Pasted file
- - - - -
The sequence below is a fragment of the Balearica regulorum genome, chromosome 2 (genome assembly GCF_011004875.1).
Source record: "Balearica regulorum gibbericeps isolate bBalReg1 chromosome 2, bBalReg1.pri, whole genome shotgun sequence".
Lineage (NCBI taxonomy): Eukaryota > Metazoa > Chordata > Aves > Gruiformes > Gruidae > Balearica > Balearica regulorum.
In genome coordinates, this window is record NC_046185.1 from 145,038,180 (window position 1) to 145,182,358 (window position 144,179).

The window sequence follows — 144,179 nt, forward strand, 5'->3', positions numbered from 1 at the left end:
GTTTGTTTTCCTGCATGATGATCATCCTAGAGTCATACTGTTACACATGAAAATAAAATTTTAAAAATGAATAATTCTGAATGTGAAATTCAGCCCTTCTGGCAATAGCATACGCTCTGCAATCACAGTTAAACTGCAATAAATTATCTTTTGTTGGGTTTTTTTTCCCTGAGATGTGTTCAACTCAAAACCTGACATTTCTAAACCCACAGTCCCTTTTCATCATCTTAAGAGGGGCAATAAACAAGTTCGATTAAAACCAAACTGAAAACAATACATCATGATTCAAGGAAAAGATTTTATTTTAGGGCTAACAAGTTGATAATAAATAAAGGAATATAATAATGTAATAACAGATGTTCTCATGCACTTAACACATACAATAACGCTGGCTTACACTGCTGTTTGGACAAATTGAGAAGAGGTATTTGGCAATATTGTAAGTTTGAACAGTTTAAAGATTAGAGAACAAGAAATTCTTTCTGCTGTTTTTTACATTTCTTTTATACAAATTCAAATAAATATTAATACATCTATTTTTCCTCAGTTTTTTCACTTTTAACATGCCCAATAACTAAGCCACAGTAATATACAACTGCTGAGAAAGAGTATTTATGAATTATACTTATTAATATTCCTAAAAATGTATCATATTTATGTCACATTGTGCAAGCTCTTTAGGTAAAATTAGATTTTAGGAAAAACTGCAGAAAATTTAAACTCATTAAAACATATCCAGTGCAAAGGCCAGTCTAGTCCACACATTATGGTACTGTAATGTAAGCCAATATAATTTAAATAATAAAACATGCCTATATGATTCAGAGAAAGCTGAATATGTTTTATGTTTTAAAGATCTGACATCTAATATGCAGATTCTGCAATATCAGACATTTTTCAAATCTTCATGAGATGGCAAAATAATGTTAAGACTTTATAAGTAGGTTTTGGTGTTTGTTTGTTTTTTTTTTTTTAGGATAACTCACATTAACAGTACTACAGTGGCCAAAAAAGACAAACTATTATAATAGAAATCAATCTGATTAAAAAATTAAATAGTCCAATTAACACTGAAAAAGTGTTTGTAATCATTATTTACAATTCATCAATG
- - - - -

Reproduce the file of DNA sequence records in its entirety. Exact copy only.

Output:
The sequence below is a fragment of the Balearica regulorum genome, chromosome 2 (genome assembly GCF_011004875.1).
Source record: "Balearica regulorum gibbericeps isolate bBalReg1 chromosome 2, bBalReg1.pri, whole genome shotgun sequence".
Lineage (NCBI taxonomy): Eukaryota > Metazoa > Chordata > Aves > Gruiformes > Gruidae > Balearica > Balearica regulorum.
In genome coordinates, this window is record NC_046185.1 from 145,038,180 (window position 1) to 145,182,358 (window position 144,179).

The window sequence follows — 144,179 nt, forward strand, 5'->3', positions numbered from 1 at the left end:
GTTTGTTTTCCTGCATGATGATCATCCTAGAGTCATACTGTTACACATGAAAATAAAATTTTAAAAATGAATAATTCTGAATGTGAAATTCAGCCCTTCTGGCAATAGCATACGCTCTGCAATCACAGTTAAACTGCAATAAATTATCTTTTGTTGGGTTTTTTTTCCCTGAGATGTGTTCAACTCAAAACCTGACATTTCTAAACCCACAGTCCCTTTTCATCATCTTAAGAGGGGCAATAAACAAGTTCGATTAAAACCAAACTGAAAACAATACATCATGATTCAAGGAAAAGATTTTATTTTAGGGCTAACAAGTTGATAATAAATAAAGGAATATAATAATGTAATAACAGATGTTCTCATGCACTTAACACATACAATAACGCTGGCTTACACTGCTGTTTGGACAAATTGAGAAGAGGTATTTGGCAATATTGTAAGTTTGAACAGTTTAAAGATTAGAGAACAAGAAATTCTTTCTGCTGTTTTTTACATTTCTTTTATACAAATTCAAATAAATATTAATACATCTATTTTTCCTCAGTTTTTTCACTTTTAACATGCCCAATAACTAAGCCACAGTAATATACAACTGCTGAGAAAGAGTATTTATGAATTATACTTATTAATATTCCTAAAAATGTATCATATTTATGTCACATTGTGCAAGCTCTTTAGGTAAAATTAGATTTTAGGAAAAACTGCAGAAAATTTAAACTCATTAAAACATATCCAGTGCAAAGGCCAGTCTAGTCCACACATTATGGTACTGTAATGTAAGCCAATATAATTTAAATAATAAAACATGCCTATATGATTCAGAGAAAGCTGAATATGTTTTATGTTTTAAAGATCTGACATCTAATATGCAGATTCTGCAATATCAGACATTTTTCAAATCTTCATGAGATGGCAAAATAATGTTAAGACTTTATAAGTAGGTTTTGGTGTTTGTTTGTTTTTTTTTTTTTAGGATAACTCACATTAACAGTACTACAGTGGCCAAAAAAGACAAACTATTATAATAGAAATCAATCTGATTAAAAAATTAAATAGTCCAATTAACACTGAAAAAGTGTTTGTAATCATTATTTACAATTCATCAATG